G. Ribisi played Phoebe Buffay’s (Lisa Kudrow) brother, Frank Jr. in the sitcom Friends back in the 90’s. He was memorable. In the introduction scene where he meets his long-not-seen sister, Frank Jr. spends the bulk of his time with her melting plastic in the apartment kitchen. He was fascinated by melting plastic. It was weird, amusing and quickly established his character as quirky at best, whacked most likely. I confess that, at the time, I didn’t really get it. Melting plastic is a pretty cool thing to do – that part I get – but what kind of sitcom writer uses melting plastic as an introduction for a character?
Now I know.
My friend, J, is clearly channeling his inner Giovanni. He wants to melt. In this case, he wants to melt silver and gold. He has collected a bunch of old sterling silver plates, bowls, cutlery and such (92.5% pure silver) and a few ounces of gold bits and pieces and he ordered all the stuff to get into melting such stuff. He’s keen. And he wants company. Enter Dave stage right. But the proper damn equipment hasn’t arrived yet (Covid delays) and he’s impatient so we started melting yesterday sans all the right equipment.
J can do just about anything and has the attitude to go along with that. He’ll do just about anything, too. Plus he is well equipped with assorted tools and equipment and is more than willing to use rocks, boulders, logs and junk to make a stab at something. Yesterday, we made a stab at melting some precious metals.
J pulled out his Oxy-Acetylene torch, grabbed a slab of granite rock off the ground and made a cement table using some Hardie planks and two saw horses. Then he handed me a thick apron for my bare legs and told me to ‘Go on, Dave, melt that stuff!’ So, I did. I started with the little bits of gold.
But before you melt anything, you have to have something in which to melt it that does not include melting the actual vessel itself. You need to start with a very heat resistant crucible and then treat it to make it even better. J had brought along a pretty dinky crucible but that seemed okay as we had pretty dinky amounts of metal. Step one is to ‘season’ or ‘cure’ or ‘something’ the crucible by melting Borax in it. Melting Borax is like melting salt or sugar. The white powder forms a coating on the crucible. After a bit, the crucible was ‘glazed’ with the melted Borax and ready to receive a concentrated blast of heat directed to the metal that was subsequently placed in the now-ready crucible.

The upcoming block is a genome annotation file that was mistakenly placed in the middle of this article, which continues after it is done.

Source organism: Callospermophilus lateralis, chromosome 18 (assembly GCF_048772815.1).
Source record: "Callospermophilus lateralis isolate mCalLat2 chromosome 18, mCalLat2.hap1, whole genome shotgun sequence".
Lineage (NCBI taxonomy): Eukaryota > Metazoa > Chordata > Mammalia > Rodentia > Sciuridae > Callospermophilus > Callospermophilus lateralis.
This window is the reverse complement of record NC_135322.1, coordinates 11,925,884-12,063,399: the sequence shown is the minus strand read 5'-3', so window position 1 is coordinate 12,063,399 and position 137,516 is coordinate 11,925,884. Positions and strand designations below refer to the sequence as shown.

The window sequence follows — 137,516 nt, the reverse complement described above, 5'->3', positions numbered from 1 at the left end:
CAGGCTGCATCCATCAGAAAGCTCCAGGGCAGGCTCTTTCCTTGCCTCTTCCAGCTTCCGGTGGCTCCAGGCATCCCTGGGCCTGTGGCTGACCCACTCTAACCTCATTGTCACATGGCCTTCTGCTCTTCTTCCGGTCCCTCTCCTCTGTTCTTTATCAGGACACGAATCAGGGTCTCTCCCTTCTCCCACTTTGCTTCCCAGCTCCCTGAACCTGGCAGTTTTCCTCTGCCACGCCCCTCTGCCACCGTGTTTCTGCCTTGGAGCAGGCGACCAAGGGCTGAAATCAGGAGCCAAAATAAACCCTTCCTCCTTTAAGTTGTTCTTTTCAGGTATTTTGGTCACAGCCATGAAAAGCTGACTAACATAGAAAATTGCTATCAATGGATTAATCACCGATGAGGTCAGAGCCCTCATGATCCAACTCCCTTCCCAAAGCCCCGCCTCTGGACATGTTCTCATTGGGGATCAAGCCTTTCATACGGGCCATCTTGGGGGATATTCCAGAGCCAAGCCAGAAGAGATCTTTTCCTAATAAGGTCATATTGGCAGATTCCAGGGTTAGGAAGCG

For you own safety, do not underestimate how hot Oxy-Acetylene can get, how Borax occasionally splatters, how melting metal always splatters and how important wearing something thick over bare skin is. Trust me on that. That lesson sinks home pretty quickly.
It is a trickier process than it seems, too. Despite the granite rock tipping and rocking at the most dangerous times, the precariousness of Hardi-planks on saw horses with Sal anywhere nearby, a blazing white-hot torch and none of us knowing what we were actually doing until we were too deep into it to get out, we prevailed. The hardest part was actually pouring the molten metal out of the crucible into the tiny Graphite mold. J had foisted the pouring of liquid gold and silver to me. He’s smarter than he looks.
Plastic is much easier to melt, of course, but it still gets pretty hot. And still I have melted plastic onto my bare skin in the past many times trying to do some cockamamie plastic repair-chore. But here I was working with some really hot stuff! I tried to be careful (a bit late in the process, don’t you think?) and, except for a couple of inadvertent touching of really hot things, I went mostly unscathed. I had on thick gloves that weren’t quite thick enough but still kept things tolerable. Bottom line: molten metal is dangerous stuff and that becomes increasingly more and more apparent as you go along.
Like Frank Jr. though, we kept at it and were rewarded with blobs of melted silver and smaller blobs of melted gold rather than just large blobs of plastic on a kitchen table. We are so much smarter than Frank Jr. don’t you think?
Maybe not. J was strangely encouraged by it all and is eagerly anticipating getting the proper equipment. He wants to melt more stuff. He wants more blobs. Me? Well, okay…I admit that making blobs wasn’t so bad. Kinda fun, actually. I wouldn’t mind a few more blobs, if I do say so myself. I will definitely go back for another audition.
But, this time, I will be wearing thicker everything.